Tuesday, August 2, 2011

Frankly beautiful

So, to continue from my previous post.....I did eventually drag myself away from the footpath along the A20 to go to see the plants growing at the foot of Shakespeare Cliff, Dover. It was a beautiful evening (28th July), so I was in no hurry. The rock samphire growing near the underpass was a taster of what was to come.
Have to say, I tried a wee snip of a leaf when I was on Samphire Hoe a few days before, and wasn't too enamoured by the unusual taste. Perhaps it improves with cooking and some butter. (The black bits on the path are the seeds of Alexanders).

Before heading down the footpath to the beach I paused to look back towards Dover harbour and watch a Class 395 Javelin train (godsons please correct if I've got that wrong) zip past on its way to St Pancras.

Looking the other way you get a first view of the vast bulk of Shakespeare Cliff. My botanical quarry is at the foot of the cliff above the seawall.

From the footbridge you can almost peek through the tunnels to Samphire Hoe.
You have to clamber up the sea-wall (not that hard if you go to the far end) to see the flowers of the chalk cliffs (I'd never have known to go there if it hadn't been for local guidance, for which I was most grateful).

First off, as mentioned above, is rock samphire (Crithmum maritimum (not a name that favours the edentulous)). Samphire is a corruption of the French name, Saint Pierre. The Germans call it sea fennel. Theseus ate samphire before fighting the Minotaur (Davidson & Jaine, 2006). So not a food for wimps.

Collecting samphire wasn't for wimps either. It was considered such a delicacy that men would risk their lives climbing the cliffs to reach it. It's best picked before flowering. I took the picture below, of the leaves, in June at Kingsdown. 
A welcome and most gorgeous sighting was this (I am pretty sure) rose chafer (Cetonia aurata) on the samphire flowers.
I found 3 individuals and took some quality time to just sit and gaze at them. Ah me, these beetles are just lovely.
There were also lots of mustard-yellow beetles all over the samphire flowers. I wondered if they were Cteniopus sulphureus
The plant I had trekked all the way to see, however, was the diminutive coastal specialist and rarity; sea heath (Frankenia laevis). (I believe that is a lacewing egg on the leaf at the top of the photo).
Sea heath, looks a bit like a heather, and is a little evergreen shrub, also found growing in saltmarsh communities. It was apparently named after a 17th century Swedish Professor of Botany, Johan Frankenius. Very pretty and mostly covered in chalk dust from the cliffs above.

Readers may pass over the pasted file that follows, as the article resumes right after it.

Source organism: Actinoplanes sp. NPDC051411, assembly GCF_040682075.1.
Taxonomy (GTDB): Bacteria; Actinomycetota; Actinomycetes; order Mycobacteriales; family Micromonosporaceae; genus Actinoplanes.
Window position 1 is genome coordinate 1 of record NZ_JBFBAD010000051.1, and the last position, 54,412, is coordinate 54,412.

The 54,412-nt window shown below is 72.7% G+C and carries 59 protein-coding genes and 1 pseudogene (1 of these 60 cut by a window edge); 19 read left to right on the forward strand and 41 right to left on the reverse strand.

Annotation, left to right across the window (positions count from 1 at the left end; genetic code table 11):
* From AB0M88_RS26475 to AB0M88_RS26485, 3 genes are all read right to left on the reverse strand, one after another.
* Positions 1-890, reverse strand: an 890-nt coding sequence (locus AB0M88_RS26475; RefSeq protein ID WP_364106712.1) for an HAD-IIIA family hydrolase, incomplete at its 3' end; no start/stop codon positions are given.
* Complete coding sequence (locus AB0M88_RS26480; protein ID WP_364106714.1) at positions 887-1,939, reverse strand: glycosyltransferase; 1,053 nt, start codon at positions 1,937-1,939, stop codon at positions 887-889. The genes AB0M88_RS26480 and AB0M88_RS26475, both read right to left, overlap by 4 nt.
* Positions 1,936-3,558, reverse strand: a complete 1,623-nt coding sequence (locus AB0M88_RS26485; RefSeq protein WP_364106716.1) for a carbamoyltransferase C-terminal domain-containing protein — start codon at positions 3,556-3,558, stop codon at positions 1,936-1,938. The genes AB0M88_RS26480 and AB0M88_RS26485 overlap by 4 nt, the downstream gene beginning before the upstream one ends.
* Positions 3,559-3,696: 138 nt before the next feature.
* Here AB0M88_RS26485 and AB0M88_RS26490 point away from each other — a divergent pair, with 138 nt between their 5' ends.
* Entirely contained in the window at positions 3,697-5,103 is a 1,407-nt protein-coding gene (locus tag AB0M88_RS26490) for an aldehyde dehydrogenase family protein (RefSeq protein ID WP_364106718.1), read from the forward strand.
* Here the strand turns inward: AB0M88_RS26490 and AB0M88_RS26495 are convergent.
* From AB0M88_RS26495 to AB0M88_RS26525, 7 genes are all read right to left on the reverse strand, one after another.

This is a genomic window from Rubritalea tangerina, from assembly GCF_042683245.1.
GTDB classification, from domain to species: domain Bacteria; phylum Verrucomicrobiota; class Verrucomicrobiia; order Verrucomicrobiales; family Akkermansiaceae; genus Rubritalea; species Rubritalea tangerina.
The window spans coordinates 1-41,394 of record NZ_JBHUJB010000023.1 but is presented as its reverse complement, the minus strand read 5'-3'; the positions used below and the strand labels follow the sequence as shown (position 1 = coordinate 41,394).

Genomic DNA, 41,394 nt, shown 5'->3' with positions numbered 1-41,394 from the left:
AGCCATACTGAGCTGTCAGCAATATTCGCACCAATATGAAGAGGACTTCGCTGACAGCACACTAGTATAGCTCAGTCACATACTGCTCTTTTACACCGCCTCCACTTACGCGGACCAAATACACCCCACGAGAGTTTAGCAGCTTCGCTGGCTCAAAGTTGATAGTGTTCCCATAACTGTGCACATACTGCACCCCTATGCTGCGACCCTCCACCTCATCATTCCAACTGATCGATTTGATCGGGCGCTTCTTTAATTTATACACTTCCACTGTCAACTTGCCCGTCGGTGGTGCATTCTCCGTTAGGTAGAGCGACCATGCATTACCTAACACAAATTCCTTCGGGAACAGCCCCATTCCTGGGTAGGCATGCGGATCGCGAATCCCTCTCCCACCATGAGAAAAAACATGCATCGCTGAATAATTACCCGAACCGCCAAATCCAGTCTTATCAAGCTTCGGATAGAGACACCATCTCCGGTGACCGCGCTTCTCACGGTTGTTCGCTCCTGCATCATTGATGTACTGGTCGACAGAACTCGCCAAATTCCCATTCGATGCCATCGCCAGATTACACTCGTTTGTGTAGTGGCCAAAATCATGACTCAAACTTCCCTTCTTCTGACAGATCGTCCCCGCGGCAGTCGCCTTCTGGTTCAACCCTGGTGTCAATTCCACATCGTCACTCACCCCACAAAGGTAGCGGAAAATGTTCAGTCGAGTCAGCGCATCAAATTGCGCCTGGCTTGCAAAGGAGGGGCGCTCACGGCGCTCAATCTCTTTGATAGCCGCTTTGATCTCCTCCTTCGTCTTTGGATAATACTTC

Nearby were the pastel lilac-purple and white papier-mâché blooms of what I believe is rock sea lavender (Limonium binervosum). Common names are confusing as it's not actually a lavender at all. Another jolly pretty flower. 

A very special plant community all told. I was most chuffed to have seen it. 
Albeit under rather unstable looking cliffs....
There was barely a soul on the huge expanse of beach, just a few fishermen. I sat on the sea-wall to enjoy the view before heading home for a late tea.
I'll leave the final words to Matthew Arnold (Dover Beach, 1867)

The sea is calm to-night.
The tide is full, the moon lies fair
Upon the straits; on the French coast the light
Gleams and is gone; the cliffs of England stand; 

Glimmering and vast, out in the tranquil bay.
Come to the window, sweet is the night-air!
Only, from the long line of spray
Where the sea meets the moon-blanched land,
Listen! you hear the grating roar
Of pebbles which the waves draw back, and fling,
At their return, up the high strand,
Begin, and cease, and then again begin,
With tremulous cadence slow, and bring
The eternal note of sadness in.


Bibliography
Davidson A and Jaine T (2006) Oxford Companion to Food. OUP. 

4 comments:

  1. What a contrast, with those tiny flowers beneath such massive cliffs. Your photos are wonderful -- thanks for the trip to somewhere (to me) so exotic!

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  2. Thanks for dropping in on my blog. You have an interesting blog and I'll drop in on you from time to time.

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  3. Well done with the Sea Heath pic, and for finding a way to include the word "edentulous" in a botany blog :-)

    I doubt that many would relate the title to that part of Dover but a closer look (beyond Aycliff and the dual carriageway) has been rewarded.

    Both Golden and Rock Samphire are an acquired taste.... local restaurants serve up Glasswort and call it Samfer.

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  4. Steve, I couldn't resist. 'Edentulous' is high up on my list of all time favourite words :-)

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